Sabtu, 13 Maret 2021

New Zealand remembers Christchurch mosque shootings two years on as Jacinda Ardern speaks at service - ABC News

Several hundred people gathered at the Christchurch Arena for the national service to remember the 51 people who were killed in 2019 when a gunman opened fire at two mosques.

A similar service planned for last year was cancelled at short notice due to the sudden spread of the coronavirus.

The service was held with speeches from survivors and the family and friends of victims lost, and a one-minute's silence in their honour.

Temel Atacocugu, who survived being shot nine times during the attack on the Al Noor mosque, said the slaughter was caused by racism and ignorance.

"They were attacks on all of humanity," he said.

A man who survived the attack on the Al Noor mosque, cries as he speaks at a National Remembrance Service.
Temel Atacocugu, a survivor of the attacks, said survivors would never be able to erase the pain in their hearts.(

AP: Kai Schwoerer/Pool


He said the survivors would never be able to erase the pain in their hearts and would never be the same.

"However, the future is in our hands," he said.

"We will go on and we will be positive together."

Prime Minister Jacinda Ardern spoke to congregators and said the attacks should tighten New Zealand's resolve as a united, multi-faith nation.

"Much has been said, but words despite their healing power will never change what happened that day," Ms Ardern said.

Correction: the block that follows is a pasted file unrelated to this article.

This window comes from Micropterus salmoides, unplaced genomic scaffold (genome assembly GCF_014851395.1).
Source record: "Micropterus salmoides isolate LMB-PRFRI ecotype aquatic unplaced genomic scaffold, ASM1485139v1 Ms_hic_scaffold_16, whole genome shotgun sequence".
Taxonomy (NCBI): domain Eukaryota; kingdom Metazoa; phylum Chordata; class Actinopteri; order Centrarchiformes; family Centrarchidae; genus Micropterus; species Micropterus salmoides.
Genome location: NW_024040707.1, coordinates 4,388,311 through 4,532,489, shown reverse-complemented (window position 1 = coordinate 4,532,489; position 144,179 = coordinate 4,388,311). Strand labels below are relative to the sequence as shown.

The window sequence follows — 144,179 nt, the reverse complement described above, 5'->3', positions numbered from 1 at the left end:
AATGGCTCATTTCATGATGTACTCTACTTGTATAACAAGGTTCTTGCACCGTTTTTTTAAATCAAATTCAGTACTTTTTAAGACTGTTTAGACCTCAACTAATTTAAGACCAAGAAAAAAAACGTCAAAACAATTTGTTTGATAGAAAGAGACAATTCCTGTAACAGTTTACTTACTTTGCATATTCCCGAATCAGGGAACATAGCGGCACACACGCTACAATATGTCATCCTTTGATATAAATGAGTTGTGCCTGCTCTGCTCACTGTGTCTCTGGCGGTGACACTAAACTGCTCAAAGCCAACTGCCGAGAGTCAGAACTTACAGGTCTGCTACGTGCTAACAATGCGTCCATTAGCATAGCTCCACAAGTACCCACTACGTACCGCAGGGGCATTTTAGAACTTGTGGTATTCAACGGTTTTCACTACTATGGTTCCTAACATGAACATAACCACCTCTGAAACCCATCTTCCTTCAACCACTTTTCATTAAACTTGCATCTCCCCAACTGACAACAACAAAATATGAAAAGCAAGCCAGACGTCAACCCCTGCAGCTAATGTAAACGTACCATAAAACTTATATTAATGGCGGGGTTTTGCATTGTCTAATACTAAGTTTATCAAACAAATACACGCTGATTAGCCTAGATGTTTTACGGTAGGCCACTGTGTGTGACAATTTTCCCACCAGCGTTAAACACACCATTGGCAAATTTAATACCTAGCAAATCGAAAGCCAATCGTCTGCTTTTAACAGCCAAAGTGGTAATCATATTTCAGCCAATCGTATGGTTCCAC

"But while words cannot preform miracles, they do have the power to heal. That means we must use them wisely.

The efforts of first responders, including police and medics, were also acknowledged.

Members of the Muslim community attended the service to remember loved ones, while some shared memories.

Their speeches were followed by an Islamic prayer by Imam Gamal Fouda from Al Noor Mosque.

Police and the Armed Offenders Squad were stationed outside the arena as a precaution, while a sniffer dog went through bags of people as they prepare to enter the arena.

A lament for the lost

The names of the 51 men, women and children killed were read out by members of their bereaved families.

A waita, Manu Makamutu, a traditional lament, was performed by students at Cashmere High School.

Seven people associated with the school were killed or injured in the attack, including 16-year-old Hamza Mustafa, his father Khaled Mustafa, 14-year-old Sayyad Milne and former student Tariq Omar.

In the March 15, 2019 attacks, Australian Brenton Tarrant killed 44 people at the Al Noor mosque during Friday prayers before driving to the Linwood mosque, where he killed seven more.

Last year Tarrant, 30, pleaded guilty to 51 counts of murder, 40 counts of attempted murder and one count of terrorism. He was sentenced to life in prison without the possibility of parole.

After the attacks, New Zealand quickly passed new laws banning the deadliest types of semiautomatic weapons.


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2021-03-13 06:52:54Z

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